Ramping Up Summer Camps

Filed under: Featured News,Latest News,South Philadelphia,South Philly |

This time of year, kids are happy to be getting out of school, but their parents are left to ponder summer camps. Photo by Eldon Graham

BY ELDON GRAHAM

Andy Williams’ classic Christmas song, “It’s the Most Wonderful Time of the Year,” will no doubt be heard being sung by Philadelphia schoolchildren as they prepare to go on summer vacation. However, parents will be singing that same tune come September. Until then, students on summer vacation must occupy their time with something constructive during the summer.

South Philadelphia has several options this summer when it comes to children’s activities and camps. At 500 Kenilworth Street, just south of Bainbridge Street, is the InMovement Summer Camp.

InMovement’s owner, Sara Trindade, holds a master of fine arts. She began her journey of increasing the possibilities of bodily movement in 2008. Since then, Trindade and her staff have created an environment where students don’t feel judged but rather encouraged to believe in themselves and learn at their own pace in a safe and patient setting.

Its summer camp sessions are overseen by Manager Todd Mansman. What they have to offer is a great experience for children in gymnastics. Ages for children to participate in the program range from 5-12. If your child loves to run, jump and do cartwheels all day long, then this might be the place for them.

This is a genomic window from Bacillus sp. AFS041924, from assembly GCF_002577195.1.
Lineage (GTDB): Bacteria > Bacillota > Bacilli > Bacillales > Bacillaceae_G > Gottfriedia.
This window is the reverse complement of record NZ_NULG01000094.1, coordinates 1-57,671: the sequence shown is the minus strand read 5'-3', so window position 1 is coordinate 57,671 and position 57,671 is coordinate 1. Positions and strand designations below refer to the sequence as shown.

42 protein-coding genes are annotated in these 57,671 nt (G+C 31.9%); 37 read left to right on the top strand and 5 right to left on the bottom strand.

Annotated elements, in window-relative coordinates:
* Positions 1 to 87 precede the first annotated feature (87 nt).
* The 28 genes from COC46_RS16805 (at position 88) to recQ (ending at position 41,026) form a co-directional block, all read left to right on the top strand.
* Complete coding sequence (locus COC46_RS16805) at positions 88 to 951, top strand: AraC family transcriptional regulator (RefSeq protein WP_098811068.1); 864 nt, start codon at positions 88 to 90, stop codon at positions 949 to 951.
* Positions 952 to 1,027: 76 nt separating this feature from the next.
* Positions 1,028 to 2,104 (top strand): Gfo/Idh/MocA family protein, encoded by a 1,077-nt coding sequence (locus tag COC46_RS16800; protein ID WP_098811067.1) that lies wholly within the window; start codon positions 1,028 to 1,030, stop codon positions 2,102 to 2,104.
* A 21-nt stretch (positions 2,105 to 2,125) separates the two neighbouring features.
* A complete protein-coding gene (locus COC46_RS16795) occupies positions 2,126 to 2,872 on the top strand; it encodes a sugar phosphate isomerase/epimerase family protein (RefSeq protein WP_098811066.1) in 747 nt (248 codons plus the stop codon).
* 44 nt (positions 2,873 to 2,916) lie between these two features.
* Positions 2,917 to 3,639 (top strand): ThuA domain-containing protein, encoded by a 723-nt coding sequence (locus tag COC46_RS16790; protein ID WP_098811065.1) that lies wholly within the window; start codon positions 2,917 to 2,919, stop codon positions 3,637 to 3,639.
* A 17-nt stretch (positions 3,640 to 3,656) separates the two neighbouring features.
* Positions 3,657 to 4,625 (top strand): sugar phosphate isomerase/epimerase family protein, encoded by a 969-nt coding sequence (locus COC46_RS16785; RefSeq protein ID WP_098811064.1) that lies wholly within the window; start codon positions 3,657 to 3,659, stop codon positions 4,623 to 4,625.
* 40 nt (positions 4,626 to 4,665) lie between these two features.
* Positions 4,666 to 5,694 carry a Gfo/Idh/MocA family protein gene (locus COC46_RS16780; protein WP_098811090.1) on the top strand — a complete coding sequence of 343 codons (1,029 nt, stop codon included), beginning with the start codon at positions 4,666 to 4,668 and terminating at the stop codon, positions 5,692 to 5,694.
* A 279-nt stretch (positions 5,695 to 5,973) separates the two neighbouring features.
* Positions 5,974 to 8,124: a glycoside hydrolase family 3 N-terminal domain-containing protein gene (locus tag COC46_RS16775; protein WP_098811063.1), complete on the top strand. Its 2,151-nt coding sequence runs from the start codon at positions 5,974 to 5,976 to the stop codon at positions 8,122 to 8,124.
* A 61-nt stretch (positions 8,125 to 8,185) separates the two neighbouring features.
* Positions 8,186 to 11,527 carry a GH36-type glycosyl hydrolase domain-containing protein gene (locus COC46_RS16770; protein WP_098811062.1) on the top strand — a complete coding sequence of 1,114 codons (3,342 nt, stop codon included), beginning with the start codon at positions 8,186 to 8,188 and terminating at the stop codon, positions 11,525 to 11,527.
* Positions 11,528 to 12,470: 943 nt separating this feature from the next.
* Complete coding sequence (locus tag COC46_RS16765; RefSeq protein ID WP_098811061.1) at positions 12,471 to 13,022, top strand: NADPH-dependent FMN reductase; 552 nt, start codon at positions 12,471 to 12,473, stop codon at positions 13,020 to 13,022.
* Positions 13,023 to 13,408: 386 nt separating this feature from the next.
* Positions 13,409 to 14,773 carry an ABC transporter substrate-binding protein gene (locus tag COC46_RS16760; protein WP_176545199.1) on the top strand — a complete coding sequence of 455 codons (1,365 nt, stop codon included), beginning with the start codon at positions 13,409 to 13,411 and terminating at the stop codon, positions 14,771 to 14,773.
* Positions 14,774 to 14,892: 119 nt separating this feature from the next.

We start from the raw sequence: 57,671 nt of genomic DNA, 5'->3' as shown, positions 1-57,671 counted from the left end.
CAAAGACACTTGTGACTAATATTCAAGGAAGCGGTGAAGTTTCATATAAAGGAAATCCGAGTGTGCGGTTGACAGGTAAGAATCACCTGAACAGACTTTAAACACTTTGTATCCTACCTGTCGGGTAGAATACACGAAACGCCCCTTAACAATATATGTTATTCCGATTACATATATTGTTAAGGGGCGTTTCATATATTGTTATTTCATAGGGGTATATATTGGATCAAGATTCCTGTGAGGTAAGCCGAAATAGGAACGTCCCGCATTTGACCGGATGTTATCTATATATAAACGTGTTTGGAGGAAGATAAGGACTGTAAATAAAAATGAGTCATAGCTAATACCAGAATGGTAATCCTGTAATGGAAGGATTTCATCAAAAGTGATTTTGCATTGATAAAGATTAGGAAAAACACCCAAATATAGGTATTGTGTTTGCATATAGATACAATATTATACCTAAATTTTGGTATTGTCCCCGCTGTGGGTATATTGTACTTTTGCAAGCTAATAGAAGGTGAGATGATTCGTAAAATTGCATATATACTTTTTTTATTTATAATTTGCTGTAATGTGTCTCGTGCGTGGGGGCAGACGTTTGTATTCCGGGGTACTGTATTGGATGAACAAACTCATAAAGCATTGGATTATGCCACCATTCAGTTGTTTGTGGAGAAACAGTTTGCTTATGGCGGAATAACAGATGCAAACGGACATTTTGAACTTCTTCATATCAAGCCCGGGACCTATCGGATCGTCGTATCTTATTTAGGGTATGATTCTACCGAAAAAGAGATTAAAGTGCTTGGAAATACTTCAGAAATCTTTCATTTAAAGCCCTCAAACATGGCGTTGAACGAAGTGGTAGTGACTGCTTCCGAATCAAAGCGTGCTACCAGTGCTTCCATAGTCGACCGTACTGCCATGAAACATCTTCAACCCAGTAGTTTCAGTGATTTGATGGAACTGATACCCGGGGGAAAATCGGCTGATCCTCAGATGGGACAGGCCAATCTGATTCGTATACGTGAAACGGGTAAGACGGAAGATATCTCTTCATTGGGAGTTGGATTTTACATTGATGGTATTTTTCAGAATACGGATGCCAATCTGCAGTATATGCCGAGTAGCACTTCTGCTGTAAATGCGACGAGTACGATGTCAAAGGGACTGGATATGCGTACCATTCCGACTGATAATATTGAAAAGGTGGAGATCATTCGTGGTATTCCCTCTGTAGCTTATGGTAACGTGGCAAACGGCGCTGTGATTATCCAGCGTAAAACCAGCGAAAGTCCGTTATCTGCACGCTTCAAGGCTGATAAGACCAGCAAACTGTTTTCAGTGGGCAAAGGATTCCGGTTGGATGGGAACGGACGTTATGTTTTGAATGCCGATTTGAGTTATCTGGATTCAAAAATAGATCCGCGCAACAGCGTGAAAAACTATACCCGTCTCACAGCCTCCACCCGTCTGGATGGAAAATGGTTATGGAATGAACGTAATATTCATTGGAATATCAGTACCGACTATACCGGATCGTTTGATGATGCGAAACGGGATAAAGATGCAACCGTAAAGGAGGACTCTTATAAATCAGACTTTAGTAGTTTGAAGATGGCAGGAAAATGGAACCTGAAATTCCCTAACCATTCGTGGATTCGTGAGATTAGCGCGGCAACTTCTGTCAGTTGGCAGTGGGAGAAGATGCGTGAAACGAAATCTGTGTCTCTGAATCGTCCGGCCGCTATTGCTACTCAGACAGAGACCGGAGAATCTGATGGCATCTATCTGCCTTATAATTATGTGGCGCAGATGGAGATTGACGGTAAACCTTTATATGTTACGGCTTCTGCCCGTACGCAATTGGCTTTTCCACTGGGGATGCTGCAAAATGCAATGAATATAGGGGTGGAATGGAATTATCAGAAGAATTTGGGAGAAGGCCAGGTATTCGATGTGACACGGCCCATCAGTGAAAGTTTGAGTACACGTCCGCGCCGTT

Gymnastics, Mansman says, is “a big part of the summer camp,” but not the only part. Fridays during the summer are relaxing days when some of the older kids can go to the pool and do water games while younger children can play at a nearby park. InMovement encourages walks to the park so children aren’t cooped up inside all day and can enjoy some fresh air. Arts and crafts play a part in the camps activities as well. It helps bring out the artist in the child. “What they do there is a blast,” Mansman said.

It’s not easy to get into, though. “We have been booked up for a while actually,” Mansman lightheartedly says. The program is maxed out at 240 kids. InMovement serves another 40 kids who partake of intensive gymnastics. The girl’s team coach trains young girls and hardcore gymnasts two to three times a week during the camp sessions.

All the counselors have CPR and first-aid training. They are also accredited by the United States Gymnastics Association. The camp employs five coaches/counselors for everyday activities.

Another option in South Philadelphia worthy of checking out is Filmtech’s 2017 Summer Camps in Film Production & Acting at 2019 S. Juniper Street, off Broad Street and Snyder Avenue. Dominick DeFino runs the camp sessions. “We offer the two-week camps in video production,” DeFino said. “It’s all hands-on training. We teach them camera, lighting and audio and editing.” The editing software the camp uses is Final Cut Pro. They shoot video on Canon XF 100 cameras.